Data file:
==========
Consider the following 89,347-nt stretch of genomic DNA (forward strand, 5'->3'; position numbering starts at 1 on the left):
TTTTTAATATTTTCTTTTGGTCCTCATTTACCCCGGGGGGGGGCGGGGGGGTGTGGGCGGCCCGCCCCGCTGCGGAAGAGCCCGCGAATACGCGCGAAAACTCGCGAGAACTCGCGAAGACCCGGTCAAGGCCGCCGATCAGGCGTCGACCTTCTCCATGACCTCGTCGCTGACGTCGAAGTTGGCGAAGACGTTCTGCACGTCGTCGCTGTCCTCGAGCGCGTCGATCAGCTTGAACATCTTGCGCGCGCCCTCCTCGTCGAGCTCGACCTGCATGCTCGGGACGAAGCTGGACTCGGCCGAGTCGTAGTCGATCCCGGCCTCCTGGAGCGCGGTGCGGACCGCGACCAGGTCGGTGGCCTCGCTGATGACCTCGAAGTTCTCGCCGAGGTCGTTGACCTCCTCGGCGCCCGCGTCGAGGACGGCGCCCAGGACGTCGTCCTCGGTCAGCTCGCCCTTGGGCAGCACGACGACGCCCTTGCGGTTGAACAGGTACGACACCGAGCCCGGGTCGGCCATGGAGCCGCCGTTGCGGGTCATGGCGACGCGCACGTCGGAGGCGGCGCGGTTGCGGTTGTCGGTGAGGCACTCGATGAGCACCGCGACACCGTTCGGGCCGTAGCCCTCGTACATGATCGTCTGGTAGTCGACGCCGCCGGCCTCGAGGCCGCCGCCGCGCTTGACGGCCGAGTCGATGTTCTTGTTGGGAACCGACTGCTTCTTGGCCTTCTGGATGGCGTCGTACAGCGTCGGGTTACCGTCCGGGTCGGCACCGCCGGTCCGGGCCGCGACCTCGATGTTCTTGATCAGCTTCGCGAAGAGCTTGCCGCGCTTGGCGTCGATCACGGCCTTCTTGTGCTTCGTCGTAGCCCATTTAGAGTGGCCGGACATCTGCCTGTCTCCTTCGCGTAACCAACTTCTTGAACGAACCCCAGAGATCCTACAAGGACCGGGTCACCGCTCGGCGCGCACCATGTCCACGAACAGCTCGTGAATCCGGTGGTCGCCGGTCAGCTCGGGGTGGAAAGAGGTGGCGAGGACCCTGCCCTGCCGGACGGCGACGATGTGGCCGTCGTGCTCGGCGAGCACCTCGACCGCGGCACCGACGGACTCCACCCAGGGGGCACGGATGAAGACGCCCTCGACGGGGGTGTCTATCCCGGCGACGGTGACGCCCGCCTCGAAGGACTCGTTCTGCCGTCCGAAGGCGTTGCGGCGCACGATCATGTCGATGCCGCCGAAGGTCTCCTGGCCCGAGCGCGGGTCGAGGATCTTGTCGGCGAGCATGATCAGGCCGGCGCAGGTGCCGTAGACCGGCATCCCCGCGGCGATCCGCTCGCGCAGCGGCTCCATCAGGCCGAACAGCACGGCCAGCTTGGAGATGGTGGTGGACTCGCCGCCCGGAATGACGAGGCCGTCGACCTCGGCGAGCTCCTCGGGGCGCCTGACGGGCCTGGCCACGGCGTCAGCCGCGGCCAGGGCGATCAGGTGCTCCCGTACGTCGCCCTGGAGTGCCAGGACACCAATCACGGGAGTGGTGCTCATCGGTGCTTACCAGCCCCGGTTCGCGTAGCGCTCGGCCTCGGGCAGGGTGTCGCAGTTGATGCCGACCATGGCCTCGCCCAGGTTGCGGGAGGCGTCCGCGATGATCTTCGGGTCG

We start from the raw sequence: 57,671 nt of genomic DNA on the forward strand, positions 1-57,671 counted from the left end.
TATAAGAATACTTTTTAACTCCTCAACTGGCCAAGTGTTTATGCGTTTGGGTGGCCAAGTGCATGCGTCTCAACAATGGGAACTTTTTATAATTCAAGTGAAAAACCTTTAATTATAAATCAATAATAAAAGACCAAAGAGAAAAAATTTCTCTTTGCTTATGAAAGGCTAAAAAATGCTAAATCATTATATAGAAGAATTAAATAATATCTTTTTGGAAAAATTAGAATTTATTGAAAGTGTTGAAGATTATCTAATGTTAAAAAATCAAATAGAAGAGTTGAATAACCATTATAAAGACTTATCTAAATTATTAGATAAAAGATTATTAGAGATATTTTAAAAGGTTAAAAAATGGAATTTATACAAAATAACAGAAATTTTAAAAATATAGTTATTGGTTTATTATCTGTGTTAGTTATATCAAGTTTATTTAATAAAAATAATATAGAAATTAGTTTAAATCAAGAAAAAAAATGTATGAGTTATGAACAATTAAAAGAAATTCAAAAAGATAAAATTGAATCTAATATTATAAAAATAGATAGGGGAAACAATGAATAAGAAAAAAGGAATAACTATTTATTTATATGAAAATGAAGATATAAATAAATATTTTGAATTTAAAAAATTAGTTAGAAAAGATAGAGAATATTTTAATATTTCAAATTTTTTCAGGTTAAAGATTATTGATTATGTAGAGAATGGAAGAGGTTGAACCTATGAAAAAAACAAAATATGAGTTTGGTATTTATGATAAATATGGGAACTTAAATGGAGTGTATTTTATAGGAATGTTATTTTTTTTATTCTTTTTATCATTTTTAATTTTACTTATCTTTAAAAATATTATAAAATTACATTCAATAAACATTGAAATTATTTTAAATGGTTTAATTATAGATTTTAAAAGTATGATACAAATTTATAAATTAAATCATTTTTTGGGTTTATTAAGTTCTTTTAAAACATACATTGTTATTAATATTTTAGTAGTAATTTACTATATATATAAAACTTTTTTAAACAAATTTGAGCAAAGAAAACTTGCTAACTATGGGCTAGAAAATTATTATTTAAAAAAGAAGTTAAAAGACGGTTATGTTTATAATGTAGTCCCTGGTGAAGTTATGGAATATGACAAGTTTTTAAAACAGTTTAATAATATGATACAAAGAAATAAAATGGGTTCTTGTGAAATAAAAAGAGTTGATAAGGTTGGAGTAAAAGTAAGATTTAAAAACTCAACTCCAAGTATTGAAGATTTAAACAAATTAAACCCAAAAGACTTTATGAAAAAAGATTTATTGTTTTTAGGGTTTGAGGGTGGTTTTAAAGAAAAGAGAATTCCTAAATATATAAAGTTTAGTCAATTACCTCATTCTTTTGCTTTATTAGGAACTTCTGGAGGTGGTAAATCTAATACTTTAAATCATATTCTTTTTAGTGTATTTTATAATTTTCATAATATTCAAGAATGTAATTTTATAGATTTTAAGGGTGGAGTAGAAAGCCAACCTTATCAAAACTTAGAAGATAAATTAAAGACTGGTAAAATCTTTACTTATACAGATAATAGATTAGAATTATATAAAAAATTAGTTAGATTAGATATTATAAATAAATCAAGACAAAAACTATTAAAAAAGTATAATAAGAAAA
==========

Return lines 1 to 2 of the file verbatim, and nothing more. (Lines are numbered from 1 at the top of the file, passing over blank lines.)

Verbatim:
Consider the following 89,347-nt stretch of genomic DNA (forward strand, 5'->3'; position numbering starts at 1 on the left):
TTTTTAATATTTTCTTTTGGTCCTCATTTACCCCGGGGGGGGGCGGGGGGGTGTGGGCGGCCCGCCCCGCTGCGGAAGAGCCCGCGAATACGCGCGAAAACTCGCGAGAACTCGCGAAGACCCGGTCAAGGCCGCCGATCAGGCGTCGACCTTCTCCATGACCTCGTCGCTGACGTCGAAGTTGGCGAAGACGTTCTGCACGTCGTCGCTGTCCTCGAGCGCGTCGATCAGCTTGAACATCTTGCGCGCGCCCTCCTCGTCGAGCTCGACCTGCATGCTCGGGACGAAGCTGGACTCGGCCGAGTCGTAGTCGATCCCGGCCTCCTGGAGCGCGGTGCGGACCGCGACCAGGTCGGTGGCCTCGCTGATGACCTCGAAGTTCTCGCCGAGGTCGTTGACCTCCTCGGCGCCCGCGTCGAGGACGGCGCCCAGGACGTCGTCCTCGGTCAGCTCGCCCTTGGGCAGCACGACGACGCCCTTGCGGTTGAACAGGTACGACACCGAGCCCGGGTCGGCCATGGAGCCGCCGTTGCGGGTCATGGCGACGCGCACGTCGGAGGCGGCGCGGTTGCGGTTGTCGGTGAGGCACTCGATGAGCACCGCGACACCGTTCGGGCCGTAGCCCTCGTACATGATCGTCTGGTAGTCGACGCCGCCGGCCTCGAGGCCGCCGCCGCGCTTGACGGCCGAGTCGATGTTCTTGTTGGGAACCGACTGCTTCTTGGCCTTCTGGATGGCGTCGTACAGCGTCGGGTTACCGTCCGGGTCGGCACCGCCGGTCCGGGCCGCGACCTCGATGTTCTTGATCAGCTTCGCGAAGAGCTTGCCGCGCTTGGCGTCGATCACGGCCTTCTTGTGCTTCGTCGTAGCCCATTTAGAGTGGCCGGACATCTGCCTGTCTCCTTCGCGTAACCAACTTCTTGAACGAACCCCAGAGATCCTACAAGGACCGGGTCACCGCTCGGCGCGCACCATGTCCACGAACAGCTCGTGAATCCGGTGGTCGCCGGTCAGCTCGGGGTGGAAAGAGGTGGCGAGGACCCTGCCCTGCCGGACGGCGACGATGTGGCCGTCGTGCTCGGCGAGCACCTCGACCGCGGCACCGACGGACTCCACCCAGGGGGCACGGATGAAGACGCCCTCGACGGGGGTGTCTATCCCGGCGACGGTGACGCCCGCCTCGAAGGACTCGTTCTGCCGTCCGAAGGCGTTGCGGCGCACGATCATGTCGATGCCGCCGAAGGTCTCCTGGCCCGAGCGCGGGTCGAGGATCTTGTCGGCGAGCATGATCAGGCCGGCGCAGGTGCCGTAGACCGGCATCCCCGCGGCGATCCGCTCGCGCAGCGGCTCCATCAGGCCGAACAGCACGGCCAGCTTGGAGATGGTGGTGGACTCGCCGCCCGGAATGACGAGGCCGTCGACCTCGGCGAGCTCCTCGGGGCGCCTGACGGGCCTGGCCACGGCGTCAGCCGCGGCCAGGGCGATCAGGTGCTCCCGTACGTCGCCCTGGAGTGCCAGGACACCAATCACGGGAGTGGTGCTCATCGGTGCTTACCAGCCCCGGTTCGCGTAGCGCTCGGCCTCGGGCAGGGTGTCGCAGTTGATGCCGACCATGGCCTCGCCCAGGTTGCGGGAGGCGTCCGCGATGATCTTCGGGTCG